The authors conclude that the military dimensions of the two conflicts bear little comparison. Among other things, the sheer scale of the Vietnam War in terms of forces committed and losses incurred dwarfs that of the Iraq War. They also conclude, however, that failed U.S. state-building in Vietnam and the impact of declining domestic political support for U.S. war aims in Vietnam are issues pertinent to current U.S. policy in Iraq.

Pages 64-76 of this volume consists of endnotes and references to other works.

Insurgency In Iraq: An Historical Perspective

Insurgency In Iraq: An Historical Perspective (2005)

Representative questions that can be answered with this resource:

  • What tactics did Menachem Begin’s resistance group, Lohamei Herut Yisrael use in the 1940s?
  • What were the main causes of death among US soliders in Iraq 2003-2004?
  • What were some earlier examples of IEDs used against Western soldiers?


This 27 page work offers a sketch of insurgent movements from around the world from the 1920s forward with particular emphasis on the Middle East. There is significant coverage of the tactics used by the Stern Gang in British Palestine prior to the formation of Israel. There is also some coverage of Iraq’s 1920s insurgency against the British Empire.

Pages 18-21 of this work consists of endnotes and references to other works.

Improvised Explosive Devices in Iraq, 2003-09: A Case of Operational Surprise and Institutional Response

Improvised Explosive Devices in Iraq, 2003-09: A Case of Operational Surprise and Institutional Response – http://ssi.armywarcollege.edu/pdffiles/pub1064.pdf

Representative questions that can be answered with this resource:

  • When was the first IED causality in Iraq?
  • What is “hillbilly armor?”
  • Were ways to defend against IEDs available prior to 2003 and who pioneered them?


The bulk of deaths and injuries to US forces in Iraq came from Improvised Explosive Devices (IEDs). This book provides a high level overview of the responses of the United States and Australia to this reality. The section dealing with the American response provides some detail on the armor and vehicles that were offered to try and reduce the casualties from IEDs. It also offers thoughts on how slowly institutional militaries react to surprise changes in tactics.

In addition to having some value in stories dealing with the Iraq War, this book might have some value in illustrating institutional reactions in science fiction or other military situations.

A bibliography on pages 50-57 has articles on a number of topics, mostly about damage from IEDs and efforts to reduce damage from them, but also about other surprises in US history like submarine warfare.

This book is available in PDF, ePub and Kindle formats for free.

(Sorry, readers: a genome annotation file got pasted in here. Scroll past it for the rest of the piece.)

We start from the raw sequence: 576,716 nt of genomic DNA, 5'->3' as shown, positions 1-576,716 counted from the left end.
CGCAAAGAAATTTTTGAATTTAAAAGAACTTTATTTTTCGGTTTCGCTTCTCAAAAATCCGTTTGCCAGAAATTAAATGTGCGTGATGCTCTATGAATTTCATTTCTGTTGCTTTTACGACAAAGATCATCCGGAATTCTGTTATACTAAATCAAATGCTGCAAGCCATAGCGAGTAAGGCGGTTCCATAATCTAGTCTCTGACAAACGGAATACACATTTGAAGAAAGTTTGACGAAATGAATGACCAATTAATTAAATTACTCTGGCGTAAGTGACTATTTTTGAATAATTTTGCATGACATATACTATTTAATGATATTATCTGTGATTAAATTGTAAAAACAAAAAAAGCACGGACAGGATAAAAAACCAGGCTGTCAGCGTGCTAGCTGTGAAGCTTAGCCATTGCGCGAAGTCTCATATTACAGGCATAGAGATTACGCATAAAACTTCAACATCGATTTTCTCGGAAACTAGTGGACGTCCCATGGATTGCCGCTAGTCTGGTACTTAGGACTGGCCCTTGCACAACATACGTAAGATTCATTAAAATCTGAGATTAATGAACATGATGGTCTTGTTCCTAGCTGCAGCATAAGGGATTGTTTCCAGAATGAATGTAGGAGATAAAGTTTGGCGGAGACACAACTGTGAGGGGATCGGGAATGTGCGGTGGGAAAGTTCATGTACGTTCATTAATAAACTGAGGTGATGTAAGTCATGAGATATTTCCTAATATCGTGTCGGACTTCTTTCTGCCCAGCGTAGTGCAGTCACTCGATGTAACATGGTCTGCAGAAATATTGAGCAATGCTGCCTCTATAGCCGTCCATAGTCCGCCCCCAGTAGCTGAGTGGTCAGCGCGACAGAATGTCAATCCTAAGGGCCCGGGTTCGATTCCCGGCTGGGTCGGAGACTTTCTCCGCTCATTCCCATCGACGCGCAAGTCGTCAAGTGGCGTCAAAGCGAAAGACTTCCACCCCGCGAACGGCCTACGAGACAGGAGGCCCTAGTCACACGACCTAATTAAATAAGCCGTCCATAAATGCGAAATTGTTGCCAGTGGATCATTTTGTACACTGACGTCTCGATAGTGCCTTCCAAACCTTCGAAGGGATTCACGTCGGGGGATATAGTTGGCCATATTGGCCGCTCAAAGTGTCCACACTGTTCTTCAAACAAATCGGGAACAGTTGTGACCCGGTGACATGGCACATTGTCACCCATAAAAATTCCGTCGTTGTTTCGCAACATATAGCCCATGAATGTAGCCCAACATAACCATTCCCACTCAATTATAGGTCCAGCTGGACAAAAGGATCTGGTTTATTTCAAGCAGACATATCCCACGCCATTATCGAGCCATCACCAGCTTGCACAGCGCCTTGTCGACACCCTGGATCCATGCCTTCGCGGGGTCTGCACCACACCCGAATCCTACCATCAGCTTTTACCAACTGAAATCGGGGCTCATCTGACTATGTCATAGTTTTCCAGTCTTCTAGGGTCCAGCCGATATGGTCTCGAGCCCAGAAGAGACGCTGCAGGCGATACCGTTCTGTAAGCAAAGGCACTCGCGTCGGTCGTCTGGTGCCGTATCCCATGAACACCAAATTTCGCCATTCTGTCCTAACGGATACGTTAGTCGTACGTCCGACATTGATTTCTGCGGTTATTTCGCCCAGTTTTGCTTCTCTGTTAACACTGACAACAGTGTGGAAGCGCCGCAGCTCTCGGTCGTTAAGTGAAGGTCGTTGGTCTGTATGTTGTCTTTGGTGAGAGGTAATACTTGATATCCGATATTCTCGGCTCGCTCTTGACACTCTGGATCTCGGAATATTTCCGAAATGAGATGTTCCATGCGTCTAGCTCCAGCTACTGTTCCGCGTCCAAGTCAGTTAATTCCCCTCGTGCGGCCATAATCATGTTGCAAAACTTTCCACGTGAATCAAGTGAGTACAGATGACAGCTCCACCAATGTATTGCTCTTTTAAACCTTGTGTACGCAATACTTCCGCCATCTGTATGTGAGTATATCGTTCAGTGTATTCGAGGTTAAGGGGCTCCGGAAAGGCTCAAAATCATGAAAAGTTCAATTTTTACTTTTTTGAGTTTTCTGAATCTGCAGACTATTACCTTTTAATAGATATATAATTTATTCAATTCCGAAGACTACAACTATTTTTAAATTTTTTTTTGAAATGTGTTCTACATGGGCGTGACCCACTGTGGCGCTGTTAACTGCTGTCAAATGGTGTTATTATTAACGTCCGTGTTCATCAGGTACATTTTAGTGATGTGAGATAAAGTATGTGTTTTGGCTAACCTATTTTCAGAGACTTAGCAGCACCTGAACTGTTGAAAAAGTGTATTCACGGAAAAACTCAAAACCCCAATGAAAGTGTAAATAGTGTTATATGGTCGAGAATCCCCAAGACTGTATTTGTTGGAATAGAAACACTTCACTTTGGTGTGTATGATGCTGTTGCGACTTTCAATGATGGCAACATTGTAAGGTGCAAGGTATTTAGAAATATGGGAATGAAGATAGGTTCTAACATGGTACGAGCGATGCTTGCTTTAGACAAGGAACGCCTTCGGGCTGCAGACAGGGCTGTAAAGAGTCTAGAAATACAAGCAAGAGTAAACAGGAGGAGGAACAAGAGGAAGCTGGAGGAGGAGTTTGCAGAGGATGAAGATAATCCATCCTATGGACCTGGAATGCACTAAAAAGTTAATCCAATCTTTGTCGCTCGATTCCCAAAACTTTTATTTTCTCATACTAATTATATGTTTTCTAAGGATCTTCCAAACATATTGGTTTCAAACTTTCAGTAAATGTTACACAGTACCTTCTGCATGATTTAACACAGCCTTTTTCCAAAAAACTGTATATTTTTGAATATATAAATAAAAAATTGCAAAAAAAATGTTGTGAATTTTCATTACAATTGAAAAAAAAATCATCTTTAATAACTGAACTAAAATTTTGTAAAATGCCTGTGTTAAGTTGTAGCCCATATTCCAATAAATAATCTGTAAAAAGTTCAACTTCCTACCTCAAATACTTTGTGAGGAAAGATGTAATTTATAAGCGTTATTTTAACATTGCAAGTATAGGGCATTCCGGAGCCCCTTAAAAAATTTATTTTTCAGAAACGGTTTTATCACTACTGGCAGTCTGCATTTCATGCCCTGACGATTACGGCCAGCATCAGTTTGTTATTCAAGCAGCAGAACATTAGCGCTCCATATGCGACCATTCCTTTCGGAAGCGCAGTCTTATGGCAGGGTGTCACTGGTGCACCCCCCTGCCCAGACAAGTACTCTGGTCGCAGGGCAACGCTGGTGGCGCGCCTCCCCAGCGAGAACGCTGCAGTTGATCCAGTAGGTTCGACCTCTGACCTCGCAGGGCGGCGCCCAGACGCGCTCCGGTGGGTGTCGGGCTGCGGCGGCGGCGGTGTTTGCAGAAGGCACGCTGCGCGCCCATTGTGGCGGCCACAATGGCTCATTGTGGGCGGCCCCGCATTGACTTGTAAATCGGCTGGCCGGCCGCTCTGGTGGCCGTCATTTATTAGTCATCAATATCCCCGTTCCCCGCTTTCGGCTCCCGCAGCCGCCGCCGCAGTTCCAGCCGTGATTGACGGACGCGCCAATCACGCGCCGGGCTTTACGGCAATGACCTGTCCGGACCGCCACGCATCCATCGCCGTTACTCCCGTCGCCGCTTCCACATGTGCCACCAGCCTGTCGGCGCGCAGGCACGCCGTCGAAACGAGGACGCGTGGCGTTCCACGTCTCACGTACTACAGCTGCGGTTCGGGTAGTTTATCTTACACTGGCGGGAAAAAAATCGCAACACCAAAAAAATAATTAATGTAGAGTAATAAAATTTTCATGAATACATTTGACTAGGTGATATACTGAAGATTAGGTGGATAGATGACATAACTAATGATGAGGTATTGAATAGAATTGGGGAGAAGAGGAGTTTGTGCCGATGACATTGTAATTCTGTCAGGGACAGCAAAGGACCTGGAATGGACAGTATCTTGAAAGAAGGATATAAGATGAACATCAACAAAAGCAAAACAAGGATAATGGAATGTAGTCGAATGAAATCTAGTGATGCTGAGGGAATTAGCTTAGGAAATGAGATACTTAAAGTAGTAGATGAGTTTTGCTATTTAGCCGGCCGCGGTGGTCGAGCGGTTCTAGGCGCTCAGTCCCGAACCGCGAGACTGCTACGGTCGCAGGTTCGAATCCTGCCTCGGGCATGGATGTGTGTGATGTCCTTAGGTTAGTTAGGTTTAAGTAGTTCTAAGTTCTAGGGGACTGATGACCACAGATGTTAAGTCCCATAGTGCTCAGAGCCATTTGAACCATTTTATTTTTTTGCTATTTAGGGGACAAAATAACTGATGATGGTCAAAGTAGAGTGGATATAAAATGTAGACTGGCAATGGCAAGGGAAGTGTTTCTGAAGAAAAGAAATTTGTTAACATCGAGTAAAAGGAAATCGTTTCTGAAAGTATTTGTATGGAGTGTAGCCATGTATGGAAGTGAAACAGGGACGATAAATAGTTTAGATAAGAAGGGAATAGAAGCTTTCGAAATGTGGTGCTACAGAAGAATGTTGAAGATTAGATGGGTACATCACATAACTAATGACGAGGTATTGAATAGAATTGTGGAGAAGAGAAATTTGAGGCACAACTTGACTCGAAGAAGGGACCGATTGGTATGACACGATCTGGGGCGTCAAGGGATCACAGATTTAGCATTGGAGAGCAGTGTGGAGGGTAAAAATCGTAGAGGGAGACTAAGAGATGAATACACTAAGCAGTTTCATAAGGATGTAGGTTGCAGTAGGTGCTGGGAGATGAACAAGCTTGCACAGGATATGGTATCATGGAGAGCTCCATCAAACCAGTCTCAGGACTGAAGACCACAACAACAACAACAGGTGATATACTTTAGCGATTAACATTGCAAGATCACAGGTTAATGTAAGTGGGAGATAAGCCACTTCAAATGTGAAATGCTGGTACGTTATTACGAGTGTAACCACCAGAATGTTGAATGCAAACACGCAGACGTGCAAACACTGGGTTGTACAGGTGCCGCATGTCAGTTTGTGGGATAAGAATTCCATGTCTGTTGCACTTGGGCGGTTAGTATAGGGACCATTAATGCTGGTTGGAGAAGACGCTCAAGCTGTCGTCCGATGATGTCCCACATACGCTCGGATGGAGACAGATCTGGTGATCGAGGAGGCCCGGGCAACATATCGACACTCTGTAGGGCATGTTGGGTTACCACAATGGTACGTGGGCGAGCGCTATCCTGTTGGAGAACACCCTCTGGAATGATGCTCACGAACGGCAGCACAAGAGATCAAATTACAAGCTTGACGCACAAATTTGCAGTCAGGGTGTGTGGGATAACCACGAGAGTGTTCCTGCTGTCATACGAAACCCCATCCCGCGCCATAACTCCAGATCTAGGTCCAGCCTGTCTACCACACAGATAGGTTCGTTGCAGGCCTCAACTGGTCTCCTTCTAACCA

Battleground Iraq : journal of a company commander

Battleground Iraq : journal of a company commander by Todd S Brown; United States. Dept. of the Army – http://www.history.army.mil/html/books/070/70-107-1/index.html

Representative questions that can be answered with this resource:

  • What was a night raid like in Iraq?
  • What was the routine of an occupying force?
  • How did some Americans see the Iraqis they encoutered?
  • How did US servicemembers pass the time in the field between assignments?


This book is the journal of company commander (then Captain) Todd S. Brown who led an army company in Iraq from April 2003 through March 2004. From the editor’s introduction:

There is a lot that Todd Brown’s journal is not. It is not an official account, nor does it purport to be. It is not consistent. Todd experiments with his writing style–he was a civil engineering major at the US Military Academy–and bounces around with respect to structure, organization, and delivery. He also bounces through mood swings reflecting good days and bad days. Reading a paragraph in isolation might cause one to believe that the war was winnable or hopeless depending on the exigencies of the moment rather than upon some overarching theory of campaign progression. Sometimes he speaks casually of breathtaking courage, and other times he seems almost whiny.

Captain Brown’s account is supplemented by editor supplied background material at the beginning of each monthly chapter. The work has a glossary and an index as well as five appendices, all of which will be helpful to the writer of stories set in this period:

  • A. Command and Control at the Brigade and Below
  • B. The Samarra Paper
  • C. Civil Samarra
  • D. Countermortar Operations around the LSA
  • E. Life Aboard the Bradley

Some of the relations with the Iraqis might be helpful in occupation stories set on other worlds.